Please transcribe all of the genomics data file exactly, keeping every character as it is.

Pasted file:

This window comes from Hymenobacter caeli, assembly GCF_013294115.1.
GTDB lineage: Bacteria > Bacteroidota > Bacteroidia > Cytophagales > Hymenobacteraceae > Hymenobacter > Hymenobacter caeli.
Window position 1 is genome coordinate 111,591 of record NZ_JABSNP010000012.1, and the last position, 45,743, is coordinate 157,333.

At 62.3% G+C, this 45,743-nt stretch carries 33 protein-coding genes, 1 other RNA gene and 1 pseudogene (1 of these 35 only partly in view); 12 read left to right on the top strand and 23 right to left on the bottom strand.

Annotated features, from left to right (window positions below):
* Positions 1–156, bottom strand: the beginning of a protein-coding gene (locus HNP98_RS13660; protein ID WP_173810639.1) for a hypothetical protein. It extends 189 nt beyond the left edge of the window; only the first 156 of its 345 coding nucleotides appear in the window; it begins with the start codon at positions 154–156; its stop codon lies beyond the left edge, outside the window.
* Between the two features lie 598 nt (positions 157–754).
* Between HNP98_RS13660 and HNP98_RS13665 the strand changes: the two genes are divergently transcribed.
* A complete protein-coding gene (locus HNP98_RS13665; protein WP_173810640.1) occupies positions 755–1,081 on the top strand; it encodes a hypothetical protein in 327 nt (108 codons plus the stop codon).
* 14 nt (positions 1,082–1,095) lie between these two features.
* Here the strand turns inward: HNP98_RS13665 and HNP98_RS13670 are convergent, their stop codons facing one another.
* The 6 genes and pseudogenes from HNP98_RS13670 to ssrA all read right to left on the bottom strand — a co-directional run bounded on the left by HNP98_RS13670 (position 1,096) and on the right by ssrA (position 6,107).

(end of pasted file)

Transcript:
This window comes from Hymenobacter caeli, assembly GCF_013294115.1.
GTDB lineage: Bacteria > Bacteroidota > Bacteroidia > Cytophagales > Hymenobacteraceae > Hymenobacter > Hymenobacter caeli.
Window position 1 is genome coordinate 111,591 of record NZ_JABSNP010000012.1, and the last position, 45,743, is coordinate 157,333.

At 62.3% G+C, this 45,743-nt stretch carries 33 protein-coding genes, 1 other RNA gene and 1 pseudogene (1 of these 35 only partly in view); 12 read left to right on the top strand and 23 right to left on the bottom strand.

Annotated features, from left to right (window positions below):
* Positions 1–156, bottom strand: the beginning of a protein-coding gene (locus HNP98_RS13660; protein ID WP_173810639.1) for a hypothetical protein. It extends 189 nt beyond the left edge of the window; only the first 156 of its 345 coding nucleotides appear in the window; it begins with the start codon at positions 154–156; its stop codon lies beyond the left edge, outside the window.
* Between the two features lie 598 nt (positions 157–754).
* Between HNP98_RS13660 and HNP98_RS13665 the strand changes: the two genes are divergently transcribed.
* A complete protein-coding gene (locus HNP98_RS13665; protein WP_173810640.1) occupies positions 755–1,081 on the top strand; it encodes a hypothetical protein in 327 nt (108 codons plus the stop codon).
* 14 nt (positions 1,082–1,095) lie between these two features.
* Here the strand turns inward: HNP98_RS13665 and HNP98_RS13670 are convergent, their stop codons facing one another.
* The 6 genes and pseudogenes from HNP98_RS13670 to ssrA all read right to left on the bottom strand — a co-directional run bounded on the left by HNP98_RS13670 (position 1,096) and on the right by ssrA (position 6,107).